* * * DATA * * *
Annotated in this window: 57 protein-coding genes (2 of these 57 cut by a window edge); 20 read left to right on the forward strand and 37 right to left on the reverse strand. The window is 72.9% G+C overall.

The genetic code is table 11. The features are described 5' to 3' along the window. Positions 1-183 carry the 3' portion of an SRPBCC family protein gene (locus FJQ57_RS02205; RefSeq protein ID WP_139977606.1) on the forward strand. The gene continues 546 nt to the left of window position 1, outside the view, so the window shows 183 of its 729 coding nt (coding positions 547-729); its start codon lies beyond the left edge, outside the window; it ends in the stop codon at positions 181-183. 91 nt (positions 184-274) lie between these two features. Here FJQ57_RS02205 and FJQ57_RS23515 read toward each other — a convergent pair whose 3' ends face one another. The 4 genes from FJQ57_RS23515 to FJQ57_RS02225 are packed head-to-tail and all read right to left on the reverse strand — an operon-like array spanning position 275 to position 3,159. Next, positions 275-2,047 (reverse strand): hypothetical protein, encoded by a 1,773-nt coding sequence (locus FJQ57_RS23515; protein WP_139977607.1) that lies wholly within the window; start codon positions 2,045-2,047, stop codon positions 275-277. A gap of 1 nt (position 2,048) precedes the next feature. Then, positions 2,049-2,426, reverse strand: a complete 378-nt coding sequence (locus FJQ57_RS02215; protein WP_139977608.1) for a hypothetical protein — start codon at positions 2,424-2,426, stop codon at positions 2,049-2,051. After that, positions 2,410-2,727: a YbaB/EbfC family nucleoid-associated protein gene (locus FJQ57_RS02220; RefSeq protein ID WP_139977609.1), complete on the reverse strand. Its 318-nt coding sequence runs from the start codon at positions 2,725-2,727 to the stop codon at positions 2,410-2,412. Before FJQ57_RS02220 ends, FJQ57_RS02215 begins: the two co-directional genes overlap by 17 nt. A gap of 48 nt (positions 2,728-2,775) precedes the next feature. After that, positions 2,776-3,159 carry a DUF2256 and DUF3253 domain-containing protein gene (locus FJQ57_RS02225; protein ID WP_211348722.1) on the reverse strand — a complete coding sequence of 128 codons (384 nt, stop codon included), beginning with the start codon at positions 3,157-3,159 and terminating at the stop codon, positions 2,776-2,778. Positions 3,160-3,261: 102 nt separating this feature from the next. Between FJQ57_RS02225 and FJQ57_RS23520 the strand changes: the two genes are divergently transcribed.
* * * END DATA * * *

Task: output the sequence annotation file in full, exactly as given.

Annotated in this window: 57 protein-coding genes (2 of these 57 cut by a window edge); 20 read left to right on the forward strand and 37 right to left on the reverse strand. The window is 72.9% G+C overall.

The genetic code is table 11. The features are described 5' to 3' along the window. Positions 1-183 carry the 3' portion of an SRPBCC family protein gene (locus FJQ57_RS02205; RefSeq protein ID WP_139977606.1) on the forward strand. The gene continues 546 nt to the left of window position 1, outside the view, so the window shows 183 of its 729 coding nt (coding positions 547-729); its start codon lies beyond the left edge, outside the window; it ends in the stop codon at positions 181-183. 91 nt (positions 184-274) lie between these two features. Here FJQ57_RS02205 and FJQ57_RS23515 read toward each other — a convergent pair whose 3' ends face one another. The 4 genes from FJQ57_RS23515 to FJQ57_RS02225 are packed head-to-tail and all read right to left on the reverse strand — an operon-like array spanning position 275 to position 3,159. Next, positions 275-2,047 (reverse strand): hypothetical protein, encoded by a 1,773-nt coding sequence (locus FJQ57_RS23515; protein WP_139977607.1) that lies wholly within the window; start codon positions 2,045-2,047, stop codon positions 275-277. A gap of 1 nt (position 2,048) precedes the next feature. Then, positions 2,049-2,426, reverse strand: a complete 378-nt coding sequence (locus FJQ57_RS02215; protein WP_139977608.1) for a hypothetical protein — start codon at positions 2,424-2,426, stop codon at positions 2,049-2,051. After that, positions 2,410-2,727: a YbaB/EbfC family nucleoid-associated protein gene (locus FJQ57_RS02220; RefSeq protein ID WP_139977609.1), complete on the reverse strand. Its 318-nt coding sequence runs from the start codon at positions 2,725-2,727 to the stop codon at positions 2,410-2,412. Before FJQ57_RS02220 ends, FJQ57_RS02215 begins: the two co-directional genes overlap by 17 nt. A gap of 48 nt (positions 2,728-2,775) precedes the next feature. After that, positions 2,776-3,159 carry a DUF2256 and DUF3253 domain-containing protein gene (locus FJQ57_RS02225; protein ID WP_211348722.1) on the reverse strand — a complete coding sequence of 128 codons (384 nt, stop codon included), beginning with the start codon at positions 3,157-3,159 and terminating at the stop codon, positions 2,776-2,778. Positions 3,160-3,261: 102 nt separating this feature from the next. Between FJQ57_RS02225 and FJQ57_RS23520 the strand changes: the two genes are divergently transcribed.